You're defining the consequences as dire, as are the Saudis. But they say the consequences of direct intervention would be less ugly than the consequences of not doing so. In the exact words:

In this case, remaining on the sidelines would be unacceptable to Saudi Arabia. To turn a blind eye to the massacre of Iraqi Sunnis would be to abandon the principles upon which the kingdom was founded. It would undermine Saudi Arabia's credibility in the Sunni world and would be a capitulation to Iran's militarist actions in the region.

To be sure, Saudi engagement in Iraq carries great risks -- it could spark a regional war. So be it: The consequences of inaction are far worse.

Andrew, Take care in Iraq.

Does anyone think that this is at all possible? (sorry dont know how to link)
(80% solution- siding with the Shites)
Could this be why the Saudi ambassador has resigned?

More anti-Shia saber-rattling from Saudi Arabia.

RIYADH: A group of prominent Saudi clerics have called on Sunni Muslims around the world to mobilise against Shiites in Iraq, although a statement they issued fell short of calling for a jihad, or holy war.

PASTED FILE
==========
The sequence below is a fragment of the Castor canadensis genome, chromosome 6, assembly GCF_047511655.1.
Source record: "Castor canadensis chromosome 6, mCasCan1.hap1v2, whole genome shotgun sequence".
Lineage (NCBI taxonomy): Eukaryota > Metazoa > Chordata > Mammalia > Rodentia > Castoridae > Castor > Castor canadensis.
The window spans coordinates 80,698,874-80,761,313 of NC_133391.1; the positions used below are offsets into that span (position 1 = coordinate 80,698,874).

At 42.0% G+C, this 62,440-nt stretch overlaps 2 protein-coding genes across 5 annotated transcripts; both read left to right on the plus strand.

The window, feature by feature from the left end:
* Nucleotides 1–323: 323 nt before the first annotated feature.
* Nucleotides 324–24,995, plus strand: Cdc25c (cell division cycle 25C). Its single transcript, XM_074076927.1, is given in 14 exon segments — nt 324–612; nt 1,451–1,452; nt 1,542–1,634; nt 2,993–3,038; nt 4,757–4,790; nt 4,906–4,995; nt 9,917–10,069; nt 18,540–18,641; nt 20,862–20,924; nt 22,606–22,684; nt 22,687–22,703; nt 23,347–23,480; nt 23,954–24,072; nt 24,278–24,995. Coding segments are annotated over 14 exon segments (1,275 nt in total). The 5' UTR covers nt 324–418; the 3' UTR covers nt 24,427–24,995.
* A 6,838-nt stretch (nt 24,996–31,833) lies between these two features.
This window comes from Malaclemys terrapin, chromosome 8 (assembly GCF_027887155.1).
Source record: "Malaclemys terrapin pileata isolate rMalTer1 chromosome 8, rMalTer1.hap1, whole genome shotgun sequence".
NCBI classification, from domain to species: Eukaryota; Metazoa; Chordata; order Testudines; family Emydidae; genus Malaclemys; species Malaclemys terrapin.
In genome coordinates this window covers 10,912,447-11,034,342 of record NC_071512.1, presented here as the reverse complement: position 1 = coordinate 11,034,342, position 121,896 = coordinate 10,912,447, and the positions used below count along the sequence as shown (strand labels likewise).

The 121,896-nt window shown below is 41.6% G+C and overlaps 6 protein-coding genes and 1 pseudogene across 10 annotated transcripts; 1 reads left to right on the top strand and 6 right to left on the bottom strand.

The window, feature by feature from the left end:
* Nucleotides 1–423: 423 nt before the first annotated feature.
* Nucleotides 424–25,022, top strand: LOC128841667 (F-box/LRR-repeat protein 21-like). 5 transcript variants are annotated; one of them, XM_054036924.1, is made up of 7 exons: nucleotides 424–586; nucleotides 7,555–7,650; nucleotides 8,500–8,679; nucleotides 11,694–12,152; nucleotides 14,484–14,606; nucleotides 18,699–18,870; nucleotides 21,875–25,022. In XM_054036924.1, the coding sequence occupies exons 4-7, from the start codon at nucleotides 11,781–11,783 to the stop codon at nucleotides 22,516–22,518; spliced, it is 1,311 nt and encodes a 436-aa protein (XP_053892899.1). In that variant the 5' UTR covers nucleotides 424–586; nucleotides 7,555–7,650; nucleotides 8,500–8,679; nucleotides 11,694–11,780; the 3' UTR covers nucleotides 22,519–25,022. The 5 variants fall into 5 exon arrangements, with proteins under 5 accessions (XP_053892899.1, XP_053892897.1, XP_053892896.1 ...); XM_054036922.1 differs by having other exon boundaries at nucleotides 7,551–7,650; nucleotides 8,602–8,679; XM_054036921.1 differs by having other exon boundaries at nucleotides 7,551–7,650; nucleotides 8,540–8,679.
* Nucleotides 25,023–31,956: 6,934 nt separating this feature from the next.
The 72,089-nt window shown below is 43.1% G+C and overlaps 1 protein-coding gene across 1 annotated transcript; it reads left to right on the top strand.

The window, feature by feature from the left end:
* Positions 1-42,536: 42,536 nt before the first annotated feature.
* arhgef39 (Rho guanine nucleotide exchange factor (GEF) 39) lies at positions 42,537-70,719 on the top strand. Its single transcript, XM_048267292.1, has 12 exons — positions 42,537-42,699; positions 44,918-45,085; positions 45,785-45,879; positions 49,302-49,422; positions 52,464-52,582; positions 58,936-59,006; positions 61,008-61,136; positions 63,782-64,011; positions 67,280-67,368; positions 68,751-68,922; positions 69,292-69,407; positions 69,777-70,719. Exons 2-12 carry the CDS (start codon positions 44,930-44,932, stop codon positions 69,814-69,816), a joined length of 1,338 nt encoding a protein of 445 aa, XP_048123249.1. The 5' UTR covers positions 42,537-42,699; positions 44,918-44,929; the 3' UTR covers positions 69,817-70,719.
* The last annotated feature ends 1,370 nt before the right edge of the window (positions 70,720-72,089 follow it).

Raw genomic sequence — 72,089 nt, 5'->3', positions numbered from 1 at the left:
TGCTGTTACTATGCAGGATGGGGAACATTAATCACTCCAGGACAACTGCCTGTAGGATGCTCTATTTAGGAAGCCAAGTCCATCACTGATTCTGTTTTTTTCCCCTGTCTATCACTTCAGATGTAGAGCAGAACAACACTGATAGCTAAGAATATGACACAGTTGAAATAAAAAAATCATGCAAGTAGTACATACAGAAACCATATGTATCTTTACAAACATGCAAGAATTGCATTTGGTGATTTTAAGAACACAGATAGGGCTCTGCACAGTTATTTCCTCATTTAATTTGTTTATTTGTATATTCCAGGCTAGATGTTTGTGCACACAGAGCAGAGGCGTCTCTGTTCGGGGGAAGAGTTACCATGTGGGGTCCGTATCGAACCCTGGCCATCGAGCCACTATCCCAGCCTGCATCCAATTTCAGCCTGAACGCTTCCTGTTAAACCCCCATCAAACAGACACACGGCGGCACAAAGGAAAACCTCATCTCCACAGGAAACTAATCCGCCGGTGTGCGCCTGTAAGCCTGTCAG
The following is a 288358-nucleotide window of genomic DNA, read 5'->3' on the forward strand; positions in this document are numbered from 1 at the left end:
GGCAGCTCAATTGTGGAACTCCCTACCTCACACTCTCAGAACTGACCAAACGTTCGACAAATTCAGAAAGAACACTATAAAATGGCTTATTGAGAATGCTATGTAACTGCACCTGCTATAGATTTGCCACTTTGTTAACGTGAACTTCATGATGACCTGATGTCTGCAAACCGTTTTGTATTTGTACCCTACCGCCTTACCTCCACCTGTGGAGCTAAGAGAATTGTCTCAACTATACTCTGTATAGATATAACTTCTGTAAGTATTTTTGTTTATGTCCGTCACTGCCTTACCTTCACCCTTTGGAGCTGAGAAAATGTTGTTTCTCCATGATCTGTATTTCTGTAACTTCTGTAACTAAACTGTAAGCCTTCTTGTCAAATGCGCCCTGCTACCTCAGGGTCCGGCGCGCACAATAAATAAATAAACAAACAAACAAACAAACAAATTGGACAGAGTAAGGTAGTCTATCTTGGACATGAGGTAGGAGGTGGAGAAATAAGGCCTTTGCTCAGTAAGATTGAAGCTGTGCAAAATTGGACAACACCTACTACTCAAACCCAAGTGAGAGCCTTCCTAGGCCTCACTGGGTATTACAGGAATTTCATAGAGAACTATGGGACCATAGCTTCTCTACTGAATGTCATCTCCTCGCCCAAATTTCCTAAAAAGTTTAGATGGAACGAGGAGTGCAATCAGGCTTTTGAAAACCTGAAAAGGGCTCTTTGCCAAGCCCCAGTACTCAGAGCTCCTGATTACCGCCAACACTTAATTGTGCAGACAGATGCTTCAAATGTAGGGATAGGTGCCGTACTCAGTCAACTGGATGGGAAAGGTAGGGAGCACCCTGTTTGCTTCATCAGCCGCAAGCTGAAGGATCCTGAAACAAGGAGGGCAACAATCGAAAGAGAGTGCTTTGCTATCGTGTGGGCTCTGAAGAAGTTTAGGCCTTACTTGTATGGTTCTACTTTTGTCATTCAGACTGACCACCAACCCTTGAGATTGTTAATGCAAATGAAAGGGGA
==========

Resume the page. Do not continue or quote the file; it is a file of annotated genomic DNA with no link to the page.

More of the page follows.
The statement appearing on Saudi Islamist Web sites on Monday said Sunni Muslims were being murdered and marginalised by Shiites, backed by Iran, and the US-led forces.

Saudi Arabia, a bastion of Sunni Islam, backs the Shiite-dominated government of Nuri al-Maliki largely because it fears that sectarian violence between Sunnis and Shiites could lead to the break-up of its northern neighbour and spill over its borders.

“We direct this message to all concerned about Shiites in the world: the murder, torture and displacement of Sunnis ... is an outrage. We don’t think you would accept to be treated like this,” said the statement, dated Dec 7.

“Muslims must stand directly with our Sunni brothers in Iraq and support them by all appropriate, well-studied means ... Muslims generally should be made aware of the danger of the Shiites,” it said.